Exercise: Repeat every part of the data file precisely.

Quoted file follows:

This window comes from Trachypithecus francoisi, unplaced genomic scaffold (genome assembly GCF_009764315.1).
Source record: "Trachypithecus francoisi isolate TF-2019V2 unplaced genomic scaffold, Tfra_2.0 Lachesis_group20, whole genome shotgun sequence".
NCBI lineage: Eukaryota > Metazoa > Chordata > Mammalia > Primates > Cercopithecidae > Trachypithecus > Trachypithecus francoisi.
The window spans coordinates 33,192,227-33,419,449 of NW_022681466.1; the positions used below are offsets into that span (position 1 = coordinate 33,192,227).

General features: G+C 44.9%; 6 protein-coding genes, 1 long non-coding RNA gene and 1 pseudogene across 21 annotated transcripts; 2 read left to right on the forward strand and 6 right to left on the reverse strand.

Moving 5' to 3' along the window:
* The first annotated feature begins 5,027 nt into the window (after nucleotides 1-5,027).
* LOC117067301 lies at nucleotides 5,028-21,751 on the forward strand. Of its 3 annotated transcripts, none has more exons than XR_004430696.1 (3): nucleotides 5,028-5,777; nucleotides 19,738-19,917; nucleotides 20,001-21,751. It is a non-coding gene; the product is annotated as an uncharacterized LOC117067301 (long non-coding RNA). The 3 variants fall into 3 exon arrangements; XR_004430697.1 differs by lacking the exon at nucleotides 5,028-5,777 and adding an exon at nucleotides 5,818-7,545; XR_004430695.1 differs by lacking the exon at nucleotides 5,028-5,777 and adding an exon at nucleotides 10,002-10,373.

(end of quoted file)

This window comes from Trachypithecus francoisi, unplaced genomic scaffold (genome assembly GCF_009764315.1).
Source record: "Trachypithecus francoisi isolate TF-2019V2 unplaced genomic scaffold, Tfra_2.0 Lachesis_group20, whole genome shotgun sequence".
NCBI lineage: Eukaryota > Metazoa > Chordata > Mammalia > Primates > Cercopithecidae > Trachypithecus > Trachypithecus francoisi.
The window spans coordinates 33,192,227-33,419,449 of NW_022681466.1; the positions used below are offsets into that span (position 1 = coordinate 33,192,227).

General features: G+C 44.9%; 6 protein-coding genes, 1 long non-coding RNA gene and 1 pseudogene across 21 annotated transcripts; 2 read left to right on the forward strand and 6 right to left on the reverse strand.

Moving 5' to 3' along the window:
* The first annotated feature begins 5,027 nt into the window (after nucleotides 1-5,027).
* LOC117067301 lies at nucleotides 5,028-21,751 on the forward strand. Of its 3 annotated transcripts, none has more exons than XR_004430696.1 (3): nucleotides 5,028-5,777; nucleotides 19,738-19,917; nucleotides 20,001-21,751. It is a non-coding gene; the product is annotated as an uncharacterized LOC117067301 (long non-coding RNA). The 3 variants fall into 3 exon arrangements; XR_004430697.1 differs by lacking the exon at nucleotides 5,028-5,777 and adding an exon at nucleotides 5,818-7,545; XR_004430695.1 differs by lacking the exon at nucleotides 5,028-5,777 and adding an exon at nucleotides 10,002-10,373.